Sometimes, as we go about our daily lives trying to look after our families, the grander ideas are not thought about. Every now and then a conflict will arise between our ethics and our desires. This is when ethics may become expendable.
The strong forces that drive us – love, sex, money and power – tempt us to compromise or even do a complete U-turn. Personal relationships and careers are put on the line. Truth is a hard currency to deal in when there is a conflict of interest.
There’s three minutes to go and your team needs a winning goal. Do you take a dive to get a penalty kick? Will the glory be tainted by guilt? Sport is a minefield of ethical conundrums. For me, it’s still the beautiful game but marred by cheating and dissent. Children’s football matches echo what’s happening on Match of the Day. Role models are few and far between and it’s bad boy behaviour that gets the media attention.
Some would say that one’s loyalty should be to your teammates and the fans and this consideration is of a higher order, placing it in front of any other moral code. Well, isn’t that convenient. Thinking like that will bring selfish rewards, all dressed up in some warped rationale.
Bobby Moore led England to victory and was a national hero, not just because of the trophy but how he conducted himself. He won and lost with equal grace. In contrast I heard Roy Keane on TV the other day giving his insight as a pundit. Talking about a player on the losing side missing the chance to stop his opponent from scoring, he said, “he should have fouled him, he should have taken the yellow card”. The presenter, Adrian Chiles, did not pick him up on it.
Performance enhancing drugs seem to be endemic. How many of us sigh with cynicism when the latest track or swim or cycling record is broken. If I were holding my gold medal (it ain’t going to happen), I’d be thinking about the 10 year old kid in the stands who pasted my picture on his bedroom wall. Throwing matches and shaving points leaves a nasty taste in the mouth. Greed sometimes makes us cross lines we never imagined we’d cross.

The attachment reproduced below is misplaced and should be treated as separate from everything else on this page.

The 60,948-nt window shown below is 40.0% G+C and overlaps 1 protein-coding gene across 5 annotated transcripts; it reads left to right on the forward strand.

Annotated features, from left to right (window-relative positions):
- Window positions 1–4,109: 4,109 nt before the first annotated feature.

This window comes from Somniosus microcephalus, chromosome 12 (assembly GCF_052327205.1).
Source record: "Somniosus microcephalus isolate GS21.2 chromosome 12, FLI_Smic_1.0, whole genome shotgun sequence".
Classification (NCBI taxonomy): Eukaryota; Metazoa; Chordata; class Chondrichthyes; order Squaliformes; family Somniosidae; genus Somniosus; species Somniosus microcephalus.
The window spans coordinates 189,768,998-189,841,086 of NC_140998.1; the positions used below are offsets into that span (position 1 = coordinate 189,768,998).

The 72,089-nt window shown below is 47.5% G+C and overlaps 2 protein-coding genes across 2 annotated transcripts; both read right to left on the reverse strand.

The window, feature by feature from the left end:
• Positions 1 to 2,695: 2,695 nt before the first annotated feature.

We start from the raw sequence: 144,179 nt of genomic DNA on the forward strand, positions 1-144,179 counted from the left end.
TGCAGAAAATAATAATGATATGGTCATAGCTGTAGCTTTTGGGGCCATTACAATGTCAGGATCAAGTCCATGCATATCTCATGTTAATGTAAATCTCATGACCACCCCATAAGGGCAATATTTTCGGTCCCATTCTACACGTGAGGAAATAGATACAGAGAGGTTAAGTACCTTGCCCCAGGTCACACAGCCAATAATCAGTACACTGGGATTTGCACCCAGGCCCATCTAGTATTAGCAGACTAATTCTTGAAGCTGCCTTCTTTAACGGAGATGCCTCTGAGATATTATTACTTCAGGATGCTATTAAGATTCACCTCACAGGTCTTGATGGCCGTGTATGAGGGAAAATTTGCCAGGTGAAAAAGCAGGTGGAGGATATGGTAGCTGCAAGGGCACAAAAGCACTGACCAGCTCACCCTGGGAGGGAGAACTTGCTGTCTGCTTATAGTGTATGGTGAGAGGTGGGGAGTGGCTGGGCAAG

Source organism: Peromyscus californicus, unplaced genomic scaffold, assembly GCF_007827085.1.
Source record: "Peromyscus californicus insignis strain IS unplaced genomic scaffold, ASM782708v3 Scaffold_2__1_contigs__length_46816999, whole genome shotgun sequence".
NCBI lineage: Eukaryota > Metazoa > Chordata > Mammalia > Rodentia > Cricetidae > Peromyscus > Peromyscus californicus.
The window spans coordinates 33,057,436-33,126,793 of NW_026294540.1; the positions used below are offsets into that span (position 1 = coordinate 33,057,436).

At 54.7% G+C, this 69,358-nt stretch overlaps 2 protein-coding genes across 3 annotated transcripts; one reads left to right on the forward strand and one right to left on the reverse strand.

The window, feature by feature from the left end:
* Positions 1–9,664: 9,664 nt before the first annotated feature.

You know the words – “what did you do today to make yourself proud?” Most of us shift the goalposts to varying degrees. Have you ever taken the credit for a colleague’s idea to get promotion? Do you hand it back when the shop assistant gives you too much change? Do you pilfer (notice how pilfer sounds less serious than steal) stationery or fiddle your expenses? Are you economical with the truth on your tax return?
But surely our leaders can give us inspiration? Yeah, right. We all know what’s been going on lately. We all know who could successfully hide behind a spiral staircase. It’s not just greasy pole climbing politicians that lie for a living. Some public relations and advertising people wear deceit as a second skin. They try to bamboozle us with unsubstantiated facts, half-truths and distorted visions of reality, all to sell a dream and false hope. We work all week and we’re rewarded with bread and circuses. Don’t draw back the curtain; the wizard isn’t there.
How ethical am I? Well, that would be telling! Is the erosion of ethics getting worse? I think it’s too complex for a yes or no answer and there was never any golden age of innocence. Rather, lots of wrongdoing is covert now. Being the baddie has become more sophisticated. We know “the cost of everything and the value of nothing”. We win at any cost and we try to have it all at any cost. Does the human race have a collective portrait of a decaying Dorian Gray? If so, heaven help us because we all know what happened to him.